The other article, in The Tablet (July 21), the weekly newspaper of the diocese of Brooklyn, favored the Latin Mass because of what Pope Benedict XVI has referred to as "arbitrary deformations of the liturgy." Bishop Wcela's impression from reading the piece is that the author believes that every Mass in English is by definition a "deformation."Another article by No One in Particular. This one is reduced in its entirety to Wcela's "impression." But trust him. He knows. Or McBrien knows. Or McBrien knows that he knows, and you should know because they know, y'know?
The author pointed out that she "loves to have the priest with his back to the congregation, facing the east, the direction from which Christ will some day return."Huzzah! A quotation from this "She-Who-Is-No-One-In-Particular". At least we now have a solid point to be refuted.
Bishop Wcela's rebuttal-question is decisive: "Does it count for nothing that at the Mass Christ is with us then and there? When I imagine celebrating again toward the back wall, even an eastern wall, I remember how deeply moved I was the first time I was able to celebrate facing the congregation, whose faith and life I shared."Except this decisive counter rebuttal has nothing to do with her statement. A technical point for McBrien: A rhetorical question is never a decisive counter argument. It is no counter argument at all in this case. He is not responding to her point, he is shifting the terms of the argument. In so doing, he has left her point intact. Also note, his statement is nothing more than his own personal impression and feeling. He was "deeply moved". He and McBrien expect us to be as well.
The author of the Brooklyn Tablet article readily admitted that she understands little Latin. But for her, "That's what the missal is for."Here we have another quotation set up for rebuttal. And here it comes:
Again, Bishop Wcela punctures the "argument": "I certainly cannot dictate for anyone what brings them more deeply into the Eucharist. But I can only shake my head in puzzlement when I hear people talk of how good it is to celebrate Mass in a language they do not understand, while I continue my struggle to learn Spanish so that members of a different congregation can celebrate Mass in a language they do understand."Again with the scare quotes. Apparently there is some rule for debate I missed: if you can't refute 'em, mock 'em. Once again, the argument is no argument, it is already null and void, all that is left is the burial. Wcela allows that he won't dictate what brings anyone closer to God, but then proceeds to ironically do just that. He shakes his head in puzzlement: He does not understand. This is how Wcela- to use McBrien's term- "punctures" the argument. He shakes his head in confusion.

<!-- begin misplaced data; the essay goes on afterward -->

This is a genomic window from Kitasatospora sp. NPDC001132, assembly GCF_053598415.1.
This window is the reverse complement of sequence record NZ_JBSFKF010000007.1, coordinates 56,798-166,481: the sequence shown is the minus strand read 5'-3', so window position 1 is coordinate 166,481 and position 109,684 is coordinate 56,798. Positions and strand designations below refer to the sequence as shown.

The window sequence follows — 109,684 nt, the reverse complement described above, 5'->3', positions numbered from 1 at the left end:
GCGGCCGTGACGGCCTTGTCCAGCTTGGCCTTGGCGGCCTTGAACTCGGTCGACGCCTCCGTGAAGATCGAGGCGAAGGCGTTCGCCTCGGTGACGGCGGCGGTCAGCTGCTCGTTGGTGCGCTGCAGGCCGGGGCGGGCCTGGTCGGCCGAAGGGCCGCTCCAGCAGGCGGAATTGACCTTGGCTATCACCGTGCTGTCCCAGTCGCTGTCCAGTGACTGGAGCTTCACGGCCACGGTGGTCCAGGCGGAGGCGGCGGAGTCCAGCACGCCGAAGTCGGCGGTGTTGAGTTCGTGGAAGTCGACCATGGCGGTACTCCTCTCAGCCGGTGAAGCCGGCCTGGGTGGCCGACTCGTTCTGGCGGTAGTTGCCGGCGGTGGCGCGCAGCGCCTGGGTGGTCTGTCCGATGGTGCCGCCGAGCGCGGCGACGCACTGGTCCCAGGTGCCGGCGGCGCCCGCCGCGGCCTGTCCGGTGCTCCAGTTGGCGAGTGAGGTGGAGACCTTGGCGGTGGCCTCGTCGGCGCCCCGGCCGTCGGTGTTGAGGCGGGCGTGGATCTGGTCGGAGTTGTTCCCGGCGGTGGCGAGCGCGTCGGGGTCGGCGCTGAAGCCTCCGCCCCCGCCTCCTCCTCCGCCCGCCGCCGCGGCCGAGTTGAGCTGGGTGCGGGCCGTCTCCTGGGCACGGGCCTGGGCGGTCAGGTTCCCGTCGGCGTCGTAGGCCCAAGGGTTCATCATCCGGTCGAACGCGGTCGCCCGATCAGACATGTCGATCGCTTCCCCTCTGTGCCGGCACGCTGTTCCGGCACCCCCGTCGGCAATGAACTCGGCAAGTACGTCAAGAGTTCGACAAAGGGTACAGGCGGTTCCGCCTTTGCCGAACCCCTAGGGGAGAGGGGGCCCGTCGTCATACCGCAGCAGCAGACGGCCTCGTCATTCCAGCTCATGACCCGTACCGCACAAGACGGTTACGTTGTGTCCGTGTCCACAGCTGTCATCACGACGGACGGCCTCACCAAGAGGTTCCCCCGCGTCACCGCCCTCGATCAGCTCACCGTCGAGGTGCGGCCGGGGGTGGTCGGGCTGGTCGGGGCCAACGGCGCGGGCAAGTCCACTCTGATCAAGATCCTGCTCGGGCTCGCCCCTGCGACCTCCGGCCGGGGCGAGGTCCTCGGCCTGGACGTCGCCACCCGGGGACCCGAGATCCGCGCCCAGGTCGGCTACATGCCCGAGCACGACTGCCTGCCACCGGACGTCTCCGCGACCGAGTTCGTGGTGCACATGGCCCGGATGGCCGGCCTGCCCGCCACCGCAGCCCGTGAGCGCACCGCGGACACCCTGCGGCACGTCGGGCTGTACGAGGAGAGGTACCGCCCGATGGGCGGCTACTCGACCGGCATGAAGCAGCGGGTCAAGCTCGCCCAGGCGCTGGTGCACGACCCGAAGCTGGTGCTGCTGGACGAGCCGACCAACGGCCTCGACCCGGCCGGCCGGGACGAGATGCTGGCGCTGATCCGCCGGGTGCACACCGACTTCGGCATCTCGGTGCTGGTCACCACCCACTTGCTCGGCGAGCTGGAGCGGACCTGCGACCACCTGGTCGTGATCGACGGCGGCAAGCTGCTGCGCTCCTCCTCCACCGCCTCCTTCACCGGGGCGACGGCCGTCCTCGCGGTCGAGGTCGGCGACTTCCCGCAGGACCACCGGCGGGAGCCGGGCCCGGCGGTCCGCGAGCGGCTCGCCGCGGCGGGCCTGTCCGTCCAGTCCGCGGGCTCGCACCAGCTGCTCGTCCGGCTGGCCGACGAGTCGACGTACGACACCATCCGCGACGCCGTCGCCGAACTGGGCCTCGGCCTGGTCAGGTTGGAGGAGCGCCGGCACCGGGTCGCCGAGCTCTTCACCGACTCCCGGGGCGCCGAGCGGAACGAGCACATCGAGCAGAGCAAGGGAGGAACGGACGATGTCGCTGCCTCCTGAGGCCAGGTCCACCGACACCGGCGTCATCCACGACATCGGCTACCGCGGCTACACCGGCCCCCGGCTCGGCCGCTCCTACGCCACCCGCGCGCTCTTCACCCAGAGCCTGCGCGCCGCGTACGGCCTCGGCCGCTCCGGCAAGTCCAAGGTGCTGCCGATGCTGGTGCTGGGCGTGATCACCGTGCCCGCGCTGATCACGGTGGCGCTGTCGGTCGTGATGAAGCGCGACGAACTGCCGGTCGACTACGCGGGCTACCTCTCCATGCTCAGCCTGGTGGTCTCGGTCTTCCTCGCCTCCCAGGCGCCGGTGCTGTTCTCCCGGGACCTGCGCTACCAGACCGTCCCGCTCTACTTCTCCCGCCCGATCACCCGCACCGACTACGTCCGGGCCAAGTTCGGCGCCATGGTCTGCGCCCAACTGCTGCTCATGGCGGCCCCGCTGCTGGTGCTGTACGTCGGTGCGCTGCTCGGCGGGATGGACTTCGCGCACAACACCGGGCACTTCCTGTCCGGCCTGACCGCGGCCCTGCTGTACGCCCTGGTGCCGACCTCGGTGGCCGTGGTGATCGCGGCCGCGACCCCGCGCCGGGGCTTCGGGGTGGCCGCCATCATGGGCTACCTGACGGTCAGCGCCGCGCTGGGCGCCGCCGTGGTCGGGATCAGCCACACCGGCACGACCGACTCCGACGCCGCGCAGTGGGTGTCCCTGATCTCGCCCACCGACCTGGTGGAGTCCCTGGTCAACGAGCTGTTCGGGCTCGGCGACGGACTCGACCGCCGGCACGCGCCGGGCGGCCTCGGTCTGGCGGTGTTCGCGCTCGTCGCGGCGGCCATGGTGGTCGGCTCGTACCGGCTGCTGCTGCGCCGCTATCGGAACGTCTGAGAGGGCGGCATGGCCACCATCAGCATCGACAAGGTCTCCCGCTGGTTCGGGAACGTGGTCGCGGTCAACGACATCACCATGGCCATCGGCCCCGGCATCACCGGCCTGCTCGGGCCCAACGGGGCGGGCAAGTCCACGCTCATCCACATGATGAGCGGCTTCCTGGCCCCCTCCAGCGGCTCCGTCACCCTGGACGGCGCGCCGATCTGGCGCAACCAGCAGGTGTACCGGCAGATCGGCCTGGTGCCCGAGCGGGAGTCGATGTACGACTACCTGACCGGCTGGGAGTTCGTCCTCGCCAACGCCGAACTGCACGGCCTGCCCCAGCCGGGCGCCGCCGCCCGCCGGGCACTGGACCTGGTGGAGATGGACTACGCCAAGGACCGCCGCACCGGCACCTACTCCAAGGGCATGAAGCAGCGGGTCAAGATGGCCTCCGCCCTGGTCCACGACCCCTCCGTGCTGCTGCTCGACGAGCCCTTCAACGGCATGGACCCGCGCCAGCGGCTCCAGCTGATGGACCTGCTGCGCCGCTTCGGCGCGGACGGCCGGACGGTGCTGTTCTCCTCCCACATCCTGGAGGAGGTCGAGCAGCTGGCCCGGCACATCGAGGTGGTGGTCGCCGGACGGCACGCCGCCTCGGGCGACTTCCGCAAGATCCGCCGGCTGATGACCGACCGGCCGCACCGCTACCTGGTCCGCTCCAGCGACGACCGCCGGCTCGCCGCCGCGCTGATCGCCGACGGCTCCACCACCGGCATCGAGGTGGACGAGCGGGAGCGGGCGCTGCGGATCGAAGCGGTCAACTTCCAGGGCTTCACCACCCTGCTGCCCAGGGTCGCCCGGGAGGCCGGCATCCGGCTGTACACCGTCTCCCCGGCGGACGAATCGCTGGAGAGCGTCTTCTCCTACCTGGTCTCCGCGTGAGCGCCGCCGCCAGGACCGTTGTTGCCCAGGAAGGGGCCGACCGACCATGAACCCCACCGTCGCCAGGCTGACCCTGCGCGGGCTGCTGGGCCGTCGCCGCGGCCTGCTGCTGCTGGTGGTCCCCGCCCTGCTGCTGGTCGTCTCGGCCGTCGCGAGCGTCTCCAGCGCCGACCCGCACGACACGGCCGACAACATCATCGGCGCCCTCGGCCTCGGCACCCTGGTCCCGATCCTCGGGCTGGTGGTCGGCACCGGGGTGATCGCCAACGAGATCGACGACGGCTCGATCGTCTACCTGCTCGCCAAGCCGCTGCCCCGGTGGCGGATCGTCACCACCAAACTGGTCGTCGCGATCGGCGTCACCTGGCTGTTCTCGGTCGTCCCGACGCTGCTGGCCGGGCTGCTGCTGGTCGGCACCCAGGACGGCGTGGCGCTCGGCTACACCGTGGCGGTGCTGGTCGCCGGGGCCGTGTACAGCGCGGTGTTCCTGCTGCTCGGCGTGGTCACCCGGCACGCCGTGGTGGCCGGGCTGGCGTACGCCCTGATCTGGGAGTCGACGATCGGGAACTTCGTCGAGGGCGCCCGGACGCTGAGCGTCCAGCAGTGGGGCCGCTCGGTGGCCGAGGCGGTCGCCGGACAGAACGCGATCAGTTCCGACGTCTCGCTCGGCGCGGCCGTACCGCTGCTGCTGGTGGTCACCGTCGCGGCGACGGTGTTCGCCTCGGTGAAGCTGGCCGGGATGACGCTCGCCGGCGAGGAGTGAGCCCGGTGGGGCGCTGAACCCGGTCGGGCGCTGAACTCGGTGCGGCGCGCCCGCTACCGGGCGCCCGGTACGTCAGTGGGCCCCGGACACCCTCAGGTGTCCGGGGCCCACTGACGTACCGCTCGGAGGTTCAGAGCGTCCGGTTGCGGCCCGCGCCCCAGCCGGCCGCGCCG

Bishop Wcela expresses his appreciation for Pope Benedict XVI's "deep pastoral concern" toward those who have separated themselves from the Catholic Church because of the loss of the Latin Mass, and he hopes that the pope's initiative will prove to be fruitful.This is very nice of the Bishop and McBrien to approve of the Pope. By now you should know McBrien/Wcela are only allowing points in order to refute them. And here it comes.
"Over the years, though, my experience with a few members of these splinter groups has convinced me that the Latin Mass is at most a rallying point, a handy focus. The real issues go much deeper, into faith, the meaning of church and God's salvific will."The first part of the article- last week's article- started with the Motu Proprio and ended up mixing the Ordinary Form in latin with the Extraordinary Form, reducing the entire debate to language. This last quotation, placed in its context of following the statement about Benedict's "pastoral concern" is saying that the whole project was misguided in the first place. The entire debate is again reduced to language. Wcela and McBrien rise above that. They see more clearly than the Pope.
Again we get a punchline:
Bishop Wcela's article is required reading for anyone with an opinion on this subject.McBrien is again authoritatively dictating the terms of the debate. They are his terms, and Wcela's article, which he agrees with so thoroughly that he spent an entire column summarizing it, is given more authority than the Pope. Even if all you have is an opinion, you must read this article. This one work alone is singled out as require reading, as opposed to, say, Summorum Pontificum.
I can see why McBrien would say that. In spite of all his claims to knowledge and certainty in these two articles, Wcela's article is the only source cited. From the evidence of these two articles, McBrien read Wcela's article and no other on the M.P. You should too.
A final statement. I have favoured an analysis of form over content in these two posts on McBrien. Why? After reading these articles, and several others on the net, McBrien's content should be written like this: "content".
You may now shake your head in puzzlement. Apparently it's the most effective rebuttal there is.